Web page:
Disgraced education group rallies school support for funding

PUBLISHED : Wednesday, 13 March, 2013, 12:00am
UPDATED : Wednesday, 13 March, 2013, 4:24am

A pro-Beijing organisation that lost its government funding, after publishing a set of biased national education guidelines, is lobbying school principals in an effort to be reinstated.

The Federation of Education Workers, whose funding was cut during the "brainwashing" row over the planned national education curriculum last year, has written to the principals asking how its services can be improved.

It said yesterday that despite the shelving of the controversial curriculum it would continue to push for patriotic education.

"We will not give it up. We will enhance our services," federation leader Wong Kwan-yu said.

He said the group hoped its national education centre at Tai Po - financial assistance to which was frozen after it published a set of biased nationalistic teaching materials - could continue to run after its lease expires in June.

Before the cut, the centre received about HK$5 million annually, Wong said, adding that he hoped it could secure a similar amount.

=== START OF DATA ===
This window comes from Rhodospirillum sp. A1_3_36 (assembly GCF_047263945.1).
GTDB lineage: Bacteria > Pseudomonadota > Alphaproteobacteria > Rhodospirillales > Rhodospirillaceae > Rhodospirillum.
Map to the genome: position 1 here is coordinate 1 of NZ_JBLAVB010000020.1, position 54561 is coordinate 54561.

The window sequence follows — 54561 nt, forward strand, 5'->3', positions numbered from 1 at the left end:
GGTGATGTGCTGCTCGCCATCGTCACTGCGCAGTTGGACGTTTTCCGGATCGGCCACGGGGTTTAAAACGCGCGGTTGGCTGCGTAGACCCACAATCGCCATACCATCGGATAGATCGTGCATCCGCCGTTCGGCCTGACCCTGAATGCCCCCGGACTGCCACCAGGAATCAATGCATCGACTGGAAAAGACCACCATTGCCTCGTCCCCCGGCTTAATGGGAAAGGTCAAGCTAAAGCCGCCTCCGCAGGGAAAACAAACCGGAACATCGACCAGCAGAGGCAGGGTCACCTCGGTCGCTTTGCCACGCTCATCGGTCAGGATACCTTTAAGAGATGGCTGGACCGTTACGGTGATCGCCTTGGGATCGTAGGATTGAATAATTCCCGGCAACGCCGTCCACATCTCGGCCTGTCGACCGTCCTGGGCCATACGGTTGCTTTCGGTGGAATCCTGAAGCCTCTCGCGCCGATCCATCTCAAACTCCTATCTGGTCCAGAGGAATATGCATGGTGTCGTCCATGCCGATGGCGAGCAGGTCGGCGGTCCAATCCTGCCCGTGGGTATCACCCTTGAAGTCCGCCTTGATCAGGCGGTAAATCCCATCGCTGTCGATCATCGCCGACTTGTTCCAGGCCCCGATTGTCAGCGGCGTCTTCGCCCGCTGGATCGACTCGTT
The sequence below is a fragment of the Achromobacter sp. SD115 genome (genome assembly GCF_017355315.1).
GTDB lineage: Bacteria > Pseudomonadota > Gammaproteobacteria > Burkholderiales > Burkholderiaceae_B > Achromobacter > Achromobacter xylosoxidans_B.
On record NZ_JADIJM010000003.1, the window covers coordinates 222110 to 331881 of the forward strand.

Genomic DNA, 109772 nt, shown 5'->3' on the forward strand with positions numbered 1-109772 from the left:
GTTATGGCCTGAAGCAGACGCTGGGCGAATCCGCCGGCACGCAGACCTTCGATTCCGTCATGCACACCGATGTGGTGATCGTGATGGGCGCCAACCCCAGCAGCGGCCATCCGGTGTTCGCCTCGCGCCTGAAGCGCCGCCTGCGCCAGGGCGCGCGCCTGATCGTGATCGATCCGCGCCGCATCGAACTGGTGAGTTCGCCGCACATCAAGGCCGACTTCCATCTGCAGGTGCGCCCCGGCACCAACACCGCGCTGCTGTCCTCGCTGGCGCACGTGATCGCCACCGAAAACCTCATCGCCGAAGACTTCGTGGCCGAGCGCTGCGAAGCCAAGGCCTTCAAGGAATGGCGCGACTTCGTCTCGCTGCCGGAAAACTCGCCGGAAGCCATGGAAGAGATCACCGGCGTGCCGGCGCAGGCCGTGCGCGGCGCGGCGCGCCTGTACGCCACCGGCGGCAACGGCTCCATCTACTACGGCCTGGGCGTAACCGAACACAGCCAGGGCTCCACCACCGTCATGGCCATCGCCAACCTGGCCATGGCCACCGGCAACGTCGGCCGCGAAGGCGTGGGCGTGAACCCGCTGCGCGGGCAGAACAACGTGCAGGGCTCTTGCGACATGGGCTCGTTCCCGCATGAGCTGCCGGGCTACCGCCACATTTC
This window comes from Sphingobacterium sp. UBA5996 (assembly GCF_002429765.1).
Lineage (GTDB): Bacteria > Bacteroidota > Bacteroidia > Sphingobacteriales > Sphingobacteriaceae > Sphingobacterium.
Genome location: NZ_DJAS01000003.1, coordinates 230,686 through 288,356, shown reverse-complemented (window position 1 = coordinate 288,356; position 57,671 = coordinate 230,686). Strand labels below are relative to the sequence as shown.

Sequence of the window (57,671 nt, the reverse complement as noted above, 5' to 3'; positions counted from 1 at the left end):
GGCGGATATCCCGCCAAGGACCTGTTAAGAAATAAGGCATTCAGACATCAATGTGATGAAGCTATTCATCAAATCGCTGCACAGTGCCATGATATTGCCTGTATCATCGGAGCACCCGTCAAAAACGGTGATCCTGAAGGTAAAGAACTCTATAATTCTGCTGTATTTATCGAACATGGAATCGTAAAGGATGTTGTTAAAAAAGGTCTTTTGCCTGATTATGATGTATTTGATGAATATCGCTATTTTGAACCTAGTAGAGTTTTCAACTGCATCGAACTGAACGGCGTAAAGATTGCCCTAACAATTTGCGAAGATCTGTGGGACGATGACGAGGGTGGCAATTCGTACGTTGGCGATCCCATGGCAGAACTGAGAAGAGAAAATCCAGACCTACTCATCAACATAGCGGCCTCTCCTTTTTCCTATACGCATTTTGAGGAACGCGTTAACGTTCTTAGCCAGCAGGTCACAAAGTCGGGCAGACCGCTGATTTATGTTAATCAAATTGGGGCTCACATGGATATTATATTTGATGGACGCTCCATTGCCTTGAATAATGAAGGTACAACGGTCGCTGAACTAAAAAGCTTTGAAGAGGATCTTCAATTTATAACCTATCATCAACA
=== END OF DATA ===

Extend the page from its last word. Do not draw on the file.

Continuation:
He said that in the past no one in the education sector had opposed national education.

"I don't care what some kids think, it's society's consensus," he said referring to student leaders who mobilised thousands to take part in protests last summer to oppose the subject.

Agnes Chow Ting, a spokeswoman for Scholarism, the group that organised the protests, said it was worrying that Wong's organisation was seeking support from schools to resurrect its centre.

"The biased set of materials was printed by that centre. Even the Education Bureau said it was biased," she said.

Chow said she suspected the letters were aimed at winning support from principals to use as "bargaining chips" in negotiations with the government.

At the peak of unrest over the national education plans, tens of thousands of protesters camped outside government headquarters at Tamar and activists went on hunger strikes.

The government eventually shelved the curriculum.

Wong said the group's survey was aimed at finding out "how many schools are scared of teaching national education and how many schools are still willing".